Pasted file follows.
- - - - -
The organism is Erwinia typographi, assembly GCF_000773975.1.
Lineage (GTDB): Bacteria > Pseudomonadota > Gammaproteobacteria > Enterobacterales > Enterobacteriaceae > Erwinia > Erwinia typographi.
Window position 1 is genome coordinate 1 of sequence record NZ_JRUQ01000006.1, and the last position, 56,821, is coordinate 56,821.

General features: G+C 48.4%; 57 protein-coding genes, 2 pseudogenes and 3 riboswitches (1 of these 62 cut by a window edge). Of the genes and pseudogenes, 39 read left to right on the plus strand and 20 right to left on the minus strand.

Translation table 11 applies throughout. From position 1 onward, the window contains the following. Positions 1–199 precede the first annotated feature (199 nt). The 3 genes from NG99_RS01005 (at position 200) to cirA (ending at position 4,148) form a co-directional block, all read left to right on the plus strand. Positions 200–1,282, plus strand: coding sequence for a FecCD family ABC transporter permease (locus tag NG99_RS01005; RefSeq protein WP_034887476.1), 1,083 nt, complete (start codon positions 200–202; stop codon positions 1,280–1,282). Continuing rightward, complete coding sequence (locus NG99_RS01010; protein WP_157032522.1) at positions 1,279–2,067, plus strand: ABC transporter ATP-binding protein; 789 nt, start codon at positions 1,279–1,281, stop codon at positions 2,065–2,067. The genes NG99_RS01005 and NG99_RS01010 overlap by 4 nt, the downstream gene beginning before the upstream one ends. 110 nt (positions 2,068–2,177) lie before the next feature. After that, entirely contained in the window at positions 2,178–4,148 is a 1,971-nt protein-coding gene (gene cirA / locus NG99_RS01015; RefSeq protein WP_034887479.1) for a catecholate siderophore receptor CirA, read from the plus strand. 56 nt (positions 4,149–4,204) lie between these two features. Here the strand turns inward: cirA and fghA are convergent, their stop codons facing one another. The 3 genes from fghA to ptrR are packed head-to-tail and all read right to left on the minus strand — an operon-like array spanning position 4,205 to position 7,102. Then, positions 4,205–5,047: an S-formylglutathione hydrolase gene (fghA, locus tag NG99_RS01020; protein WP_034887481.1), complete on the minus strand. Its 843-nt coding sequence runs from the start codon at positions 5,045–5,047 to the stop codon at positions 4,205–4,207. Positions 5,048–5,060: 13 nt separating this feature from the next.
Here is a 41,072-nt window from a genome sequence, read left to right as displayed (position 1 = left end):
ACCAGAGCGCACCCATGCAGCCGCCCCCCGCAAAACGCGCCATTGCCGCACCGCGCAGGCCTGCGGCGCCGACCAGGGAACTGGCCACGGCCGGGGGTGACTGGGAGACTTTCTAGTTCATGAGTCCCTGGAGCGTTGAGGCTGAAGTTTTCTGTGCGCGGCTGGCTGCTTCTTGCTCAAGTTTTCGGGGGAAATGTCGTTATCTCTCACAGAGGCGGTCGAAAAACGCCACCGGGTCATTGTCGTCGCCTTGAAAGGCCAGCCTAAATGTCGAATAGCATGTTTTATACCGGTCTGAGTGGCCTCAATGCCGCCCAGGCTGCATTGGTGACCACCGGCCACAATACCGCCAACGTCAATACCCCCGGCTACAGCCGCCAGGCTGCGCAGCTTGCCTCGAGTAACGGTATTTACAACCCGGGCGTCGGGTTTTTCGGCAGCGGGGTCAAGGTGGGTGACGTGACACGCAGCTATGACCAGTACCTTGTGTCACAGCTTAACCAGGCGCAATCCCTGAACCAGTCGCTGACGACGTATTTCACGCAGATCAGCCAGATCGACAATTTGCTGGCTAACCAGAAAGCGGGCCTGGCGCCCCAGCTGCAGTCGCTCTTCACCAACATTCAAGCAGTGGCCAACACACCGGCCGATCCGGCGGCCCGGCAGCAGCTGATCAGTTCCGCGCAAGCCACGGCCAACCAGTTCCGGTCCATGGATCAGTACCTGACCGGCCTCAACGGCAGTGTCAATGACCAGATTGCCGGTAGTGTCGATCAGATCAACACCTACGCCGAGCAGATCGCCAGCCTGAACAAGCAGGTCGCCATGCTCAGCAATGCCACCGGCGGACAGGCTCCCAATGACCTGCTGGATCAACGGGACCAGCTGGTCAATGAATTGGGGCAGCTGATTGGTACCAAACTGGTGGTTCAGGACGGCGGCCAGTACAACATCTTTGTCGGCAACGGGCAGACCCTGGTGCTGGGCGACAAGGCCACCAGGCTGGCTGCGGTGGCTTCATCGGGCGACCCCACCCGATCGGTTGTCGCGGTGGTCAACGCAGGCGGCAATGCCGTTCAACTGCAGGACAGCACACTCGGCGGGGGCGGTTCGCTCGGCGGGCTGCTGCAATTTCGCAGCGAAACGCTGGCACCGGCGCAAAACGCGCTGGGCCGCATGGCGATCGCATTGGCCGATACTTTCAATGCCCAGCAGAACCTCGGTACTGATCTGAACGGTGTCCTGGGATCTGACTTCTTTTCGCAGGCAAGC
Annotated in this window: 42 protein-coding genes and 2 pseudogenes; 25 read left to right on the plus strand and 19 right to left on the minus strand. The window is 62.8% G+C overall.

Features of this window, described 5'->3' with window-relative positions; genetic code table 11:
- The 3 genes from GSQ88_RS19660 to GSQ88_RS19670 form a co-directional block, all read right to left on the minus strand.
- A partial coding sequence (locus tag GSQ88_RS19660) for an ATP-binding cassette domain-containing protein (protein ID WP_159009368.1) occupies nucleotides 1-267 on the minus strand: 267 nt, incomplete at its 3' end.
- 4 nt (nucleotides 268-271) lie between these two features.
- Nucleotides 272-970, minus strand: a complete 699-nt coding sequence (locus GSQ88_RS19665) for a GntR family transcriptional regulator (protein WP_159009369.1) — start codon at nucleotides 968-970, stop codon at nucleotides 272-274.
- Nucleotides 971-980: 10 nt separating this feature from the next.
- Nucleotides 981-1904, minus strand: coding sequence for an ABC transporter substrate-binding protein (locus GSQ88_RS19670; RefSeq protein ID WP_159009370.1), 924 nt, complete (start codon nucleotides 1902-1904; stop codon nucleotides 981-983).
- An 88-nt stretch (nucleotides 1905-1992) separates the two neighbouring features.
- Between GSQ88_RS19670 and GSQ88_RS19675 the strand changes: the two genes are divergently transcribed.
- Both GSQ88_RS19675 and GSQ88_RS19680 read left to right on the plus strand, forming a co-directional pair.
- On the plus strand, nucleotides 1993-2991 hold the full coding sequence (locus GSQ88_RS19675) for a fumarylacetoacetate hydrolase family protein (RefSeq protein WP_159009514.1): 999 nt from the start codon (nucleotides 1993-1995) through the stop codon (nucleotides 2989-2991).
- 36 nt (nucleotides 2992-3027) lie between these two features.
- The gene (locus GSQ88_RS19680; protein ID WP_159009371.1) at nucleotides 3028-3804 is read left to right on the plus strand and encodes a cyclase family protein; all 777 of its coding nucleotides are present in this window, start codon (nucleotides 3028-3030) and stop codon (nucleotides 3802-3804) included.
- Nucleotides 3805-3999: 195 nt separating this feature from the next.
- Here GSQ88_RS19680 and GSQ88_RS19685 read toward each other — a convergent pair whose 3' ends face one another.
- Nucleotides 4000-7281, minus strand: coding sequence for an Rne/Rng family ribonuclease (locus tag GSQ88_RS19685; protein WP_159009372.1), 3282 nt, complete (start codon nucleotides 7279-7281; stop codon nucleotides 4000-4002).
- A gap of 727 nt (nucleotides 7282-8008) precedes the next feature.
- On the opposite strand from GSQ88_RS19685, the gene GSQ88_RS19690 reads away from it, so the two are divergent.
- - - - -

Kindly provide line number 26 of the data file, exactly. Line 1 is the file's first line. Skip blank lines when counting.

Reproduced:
- On the opposite strand from GSQ88_RS19685, the gene GSQ88_RS19690 reads away from it, so the two are divergent.